Tips and Hints

The Ten Top Paying Programs at Commission Junction this Week

I’m a nerd. I love to write programs, I love to analyze data and I love it when I get results that I can sink my teeth into. So I’m trying to put together a free service for people out there to get details on the best paying affiliate programs on the Internet.

I had to start somewhere, so I wrote a program that spidered the entire Commission Junction website from top to bottom, and gave me the top 10 programs in every category and sub-category (I had the flu this week so I was bored anyway). Then I took those programs and figured out which was the best. I also did an interesting analysis of which categories of programs pay the best for Commission Junction…which will be my next entry, hopefully today.

I’m going to do FastClick next, but I’m taking requests. So if anyone has a site they want analyzed, just let me know.

I also plan to put together a free weekly email service that has the top programs, new programs and other info from the affiliate network(s) you want. To be notified when it’s ready so you can sign up, just put your email address in the box below:

Before I get into the data, I want to mention a bit about what numbers and methodology I used. The metric Earnings Per Click has gained momentum as a way to measure how well a program or ad campaign pays its affiliates. The number is derived by taking the total payout across the network for that campaign or program and dividing it by the number of clicks that program or campaign has received. Commission Junction averages the EPC across all the creative for a particular advertiser, meaning that they are measuring how the advertiser does across the network rather than each individual banner or text ad.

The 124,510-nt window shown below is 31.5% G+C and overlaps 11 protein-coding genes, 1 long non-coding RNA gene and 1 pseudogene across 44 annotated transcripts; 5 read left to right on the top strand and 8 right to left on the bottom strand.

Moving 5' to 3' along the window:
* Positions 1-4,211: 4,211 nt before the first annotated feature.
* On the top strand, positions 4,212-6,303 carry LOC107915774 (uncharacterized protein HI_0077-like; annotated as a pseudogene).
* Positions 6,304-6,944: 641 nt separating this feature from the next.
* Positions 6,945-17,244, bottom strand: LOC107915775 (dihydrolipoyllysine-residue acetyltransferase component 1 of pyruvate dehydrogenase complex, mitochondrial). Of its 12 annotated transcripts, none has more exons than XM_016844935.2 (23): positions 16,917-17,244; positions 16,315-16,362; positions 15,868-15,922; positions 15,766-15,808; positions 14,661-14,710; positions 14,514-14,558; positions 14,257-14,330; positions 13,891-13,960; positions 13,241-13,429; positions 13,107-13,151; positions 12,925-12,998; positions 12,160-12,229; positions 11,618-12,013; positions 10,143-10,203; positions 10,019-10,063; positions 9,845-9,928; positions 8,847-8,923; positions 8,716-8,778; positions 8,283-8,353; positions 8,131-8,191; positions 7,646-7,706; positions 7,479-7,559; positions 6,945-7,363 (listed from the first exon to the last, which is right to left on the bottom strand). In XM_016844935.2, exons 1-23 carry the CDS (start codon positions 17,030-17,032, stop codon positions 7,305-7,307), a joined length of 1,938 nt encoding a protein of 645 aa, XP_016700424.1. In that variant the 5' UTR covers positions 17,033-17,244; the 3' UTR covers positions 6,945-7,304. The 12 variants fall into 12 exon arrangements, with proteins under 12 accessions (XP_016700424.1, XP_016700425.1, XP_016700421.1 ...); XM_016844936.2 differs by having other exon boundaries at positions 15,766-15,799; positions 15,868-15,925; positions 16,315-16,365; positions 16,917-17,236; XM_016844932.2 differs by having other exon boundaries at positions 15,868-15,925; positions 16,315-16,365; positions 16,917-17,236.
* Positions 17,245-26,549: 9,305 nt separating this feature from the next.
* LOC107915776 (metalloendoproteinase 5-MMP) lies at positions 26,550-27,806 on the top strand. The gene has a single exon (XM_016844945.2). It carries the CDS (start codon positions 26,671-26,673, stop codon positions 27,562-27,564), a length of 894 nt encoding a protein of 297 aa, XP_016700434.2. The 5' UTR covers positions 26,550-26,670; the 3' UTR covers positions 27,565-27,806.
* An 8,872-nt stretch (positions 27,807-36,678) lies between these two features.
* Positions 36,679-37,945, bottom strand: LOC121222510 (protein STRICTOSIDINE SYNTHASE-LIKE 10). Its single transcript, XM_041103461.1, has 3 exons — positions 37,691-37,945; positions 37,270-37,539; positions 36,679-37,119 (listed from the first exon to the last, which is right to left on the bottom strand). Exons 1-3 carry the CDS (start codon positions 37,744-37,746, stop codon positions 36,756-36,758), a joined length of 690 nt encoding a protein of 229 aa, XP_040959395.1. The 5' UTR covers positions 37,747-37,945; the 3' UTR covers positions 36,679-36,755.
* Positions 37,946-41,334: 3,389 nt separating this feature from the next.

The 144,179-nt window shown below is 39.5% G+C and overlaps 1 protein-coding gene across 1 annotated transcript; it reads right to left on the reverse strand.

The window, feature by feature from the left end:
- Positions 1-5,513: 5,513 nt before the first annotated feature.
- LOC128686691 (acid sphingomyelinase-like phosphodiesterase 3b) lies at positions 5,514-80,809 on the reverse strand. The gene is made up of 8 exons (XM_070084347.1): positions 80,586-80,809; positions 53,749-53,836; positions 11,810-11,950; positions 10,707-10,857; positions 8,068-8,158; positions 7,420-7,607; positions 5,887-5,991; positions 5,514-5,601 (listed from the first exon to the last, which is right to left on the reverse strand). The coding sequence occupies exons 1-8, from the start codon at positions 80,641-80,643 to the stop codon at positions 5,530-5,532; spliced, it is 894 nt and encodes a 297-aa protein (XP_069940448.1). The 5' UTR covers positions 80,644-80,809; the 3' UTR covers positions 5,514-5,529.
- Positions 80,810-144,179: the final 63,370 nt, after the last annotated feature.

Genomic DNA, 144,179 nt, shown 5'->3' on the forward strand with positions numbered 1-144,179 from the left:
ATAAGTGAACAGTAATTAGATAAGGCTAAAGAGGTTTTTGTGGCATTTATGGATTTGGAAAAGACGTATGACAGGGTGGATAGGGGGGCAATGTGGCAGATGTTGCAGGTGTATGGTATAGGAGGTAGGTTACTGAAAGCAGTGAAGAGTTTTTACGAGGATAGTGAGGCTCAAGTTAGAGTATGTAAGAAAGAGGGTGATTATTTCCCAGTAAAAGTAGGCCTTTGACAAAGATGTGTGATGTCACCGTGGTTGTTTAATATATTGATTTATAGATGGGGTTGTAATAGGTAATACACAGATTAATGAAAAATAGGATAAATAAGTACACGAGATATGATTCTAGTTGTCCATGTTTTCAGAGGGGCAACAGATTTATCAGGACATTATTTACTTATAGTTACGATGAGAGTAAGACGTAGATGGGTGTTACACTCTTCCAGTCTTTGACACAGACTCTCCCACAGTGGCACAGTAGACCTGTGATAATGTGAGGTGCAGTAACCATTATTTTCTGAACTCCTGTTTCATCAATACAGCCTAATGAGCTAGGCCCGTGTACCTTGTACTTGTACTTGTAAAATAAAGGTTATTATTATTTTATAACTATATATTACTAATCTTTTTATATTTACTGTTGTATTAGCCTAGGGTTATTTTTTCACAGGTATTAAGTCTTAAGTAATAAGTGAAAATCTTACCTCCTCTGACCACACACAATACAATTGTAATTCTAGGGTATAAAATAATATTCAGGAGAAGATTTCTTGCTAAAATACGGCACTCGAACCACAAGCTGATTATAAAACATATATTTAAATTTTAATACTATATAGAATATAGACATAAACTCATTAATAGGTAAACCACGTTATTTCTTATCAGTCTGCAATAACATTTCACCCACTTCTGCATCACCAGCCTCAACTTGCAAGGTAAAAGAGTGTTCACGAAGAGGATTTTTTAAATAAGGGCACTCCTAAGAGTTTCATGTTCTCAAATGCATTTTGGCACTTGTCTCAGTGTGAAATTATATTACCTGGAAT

There are many reasons why I chose this metric to come up with the best programs, not the least of which is the fact that it is a common metric across different ad networks. More importantly, as a publisher, your job is to find the best paying program for your particular content areas, and I thought that knowing which paid the best would help you sort things out better. You still need to get the user to click on the ad. Using this report will ensure that when they do you will get the best payout.

One last note about EPC…Commission Junction (like many others) uses an average EPC per 100 clicks, meaning that the actual earnings per individual click is 1/100 of the number you see. My spider ignores programs that take place outside the US, and ignores programs with no EPC data.

Without further ado, here are the top 10 programs in Commission Junction this week, using the 7-day EPC as a guide:

Please note. This data is old. Finish reading, but if you want to take a look at newer data, go here.

Rank Ad ID Category Description 7 Day EPC True EPC Pay Type Payment Amt SubCategory
1 1473257 Financial Services GetSmart $ 437.05 $ 4.37 Sale: $10.00 – $45.00 Loans
2 1656448 Financial Services Structured Settlement Alliance $ 400.77 $ 4.00 Lead: $40.00 US Investment
3 1566304 Home & Garden SunSetter Awnings $ 277.00 $ 2.77 Lead: $10.00 US Garden
4 761785 Loans $ 262.24 $ 2.63 Lead: $8.00 – $32.00 Loans
5 1426112 Insurance American Life Direct $ 235.26 $ 2.35 Lead: $50.00 US Personal Insurance
6 1400962 Insurance Esurance Auto Insurance $ 222.80 $ 2.22 Lead: $5.00 US Personal Insurance
7 1027018 Books / Media The Wall Street Journal $ 216.63 $ 2.16 Sale: 15.00% – 35.00% News